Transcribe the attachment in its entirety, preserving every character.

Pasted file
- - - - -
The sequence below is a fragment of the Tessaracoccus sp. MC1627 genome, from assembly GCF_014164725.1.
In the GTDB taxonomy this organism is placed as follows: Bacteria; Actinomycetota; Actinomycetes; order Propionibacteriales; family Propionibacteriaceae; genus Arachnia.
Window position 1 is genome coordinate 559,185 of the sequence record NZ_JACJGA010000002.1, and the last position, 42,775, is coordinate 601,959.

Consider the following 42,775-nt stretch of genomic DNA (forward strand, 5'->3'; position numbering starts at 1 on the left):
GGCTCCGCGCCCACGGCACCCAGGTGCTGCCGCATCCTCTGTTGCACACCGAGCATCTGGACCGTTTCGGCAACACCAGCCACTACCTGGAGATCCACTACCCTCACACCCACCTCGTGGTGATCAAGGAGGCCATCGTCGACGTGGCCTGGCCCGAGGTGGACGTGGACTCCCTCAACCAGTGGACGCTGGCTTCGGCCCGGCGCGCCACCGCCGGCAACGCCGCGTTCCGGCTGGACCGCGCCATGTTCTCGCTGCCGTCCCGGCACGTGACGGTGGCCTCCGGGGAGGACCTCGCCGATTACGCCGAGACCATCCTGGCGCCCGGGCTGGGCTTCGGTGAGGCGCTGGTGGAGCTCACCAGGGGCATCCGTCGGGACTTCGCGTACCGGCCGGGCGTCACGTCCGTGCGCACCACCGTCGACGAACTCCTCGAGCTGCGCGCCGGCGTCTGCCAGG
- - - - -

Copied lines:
The sequence below is a fragment of the Tessaracoccus sp. MC1627 genome, from assembly GCF_014164725.1.
In the GTDB taxonomy this organism is placed as follows: Bacteria; Actinomycetota; Actinomycetes; order Propionibacteriales; family Propionibacteriaceae; genus Arachnia.
Window position 1 is genome coordinate 559,185 of the sequence record NZ_JACJGA010000002.1, and the last position, 42,775, is coordinate 601,959.

Consider the following 42,775-nt stretch of genomic DNA (forward strand, 5'->3'; position numbering starts at 1 on the left):
GGCTCCGCGCCCACGGCACCCAGGTGCTGCCGCATCCTCTGTTGCACACCGAGCATCTGGACCGTTTCGGCAACACCAGCCACTACCTGGAGATCCACTACCCTCACACCCACCTCGTGGTGATCAAGGAGGCCATCGTCGACGTGGCCTGGCCCGAGGTGGACGTGGACTCCCTCAACCAGTGGACGCTGGCTTCGGCCCGGCGCGCCACCGCCGGCAACGCCGCGTTCCGGCTGGACCGCGCCATGTTCTCGCTGCCGTCCCGGCACGTGACGGTGGCCTCCGGGGAGGACCTCGCCGATTACGCCGAGACCATCCTGGCGCCCGGGCTGGGCTTCGGTGAGGCGCTGGTGGAGCTCACCAGGGGCATCCGTCGGGACTTCGCGTACCGGCCGGGCGTCACGTCCGTGCGCACCACCGTCGACGAACTCCTCGAGCTGCGCGCCGGCGTCTGCCAGG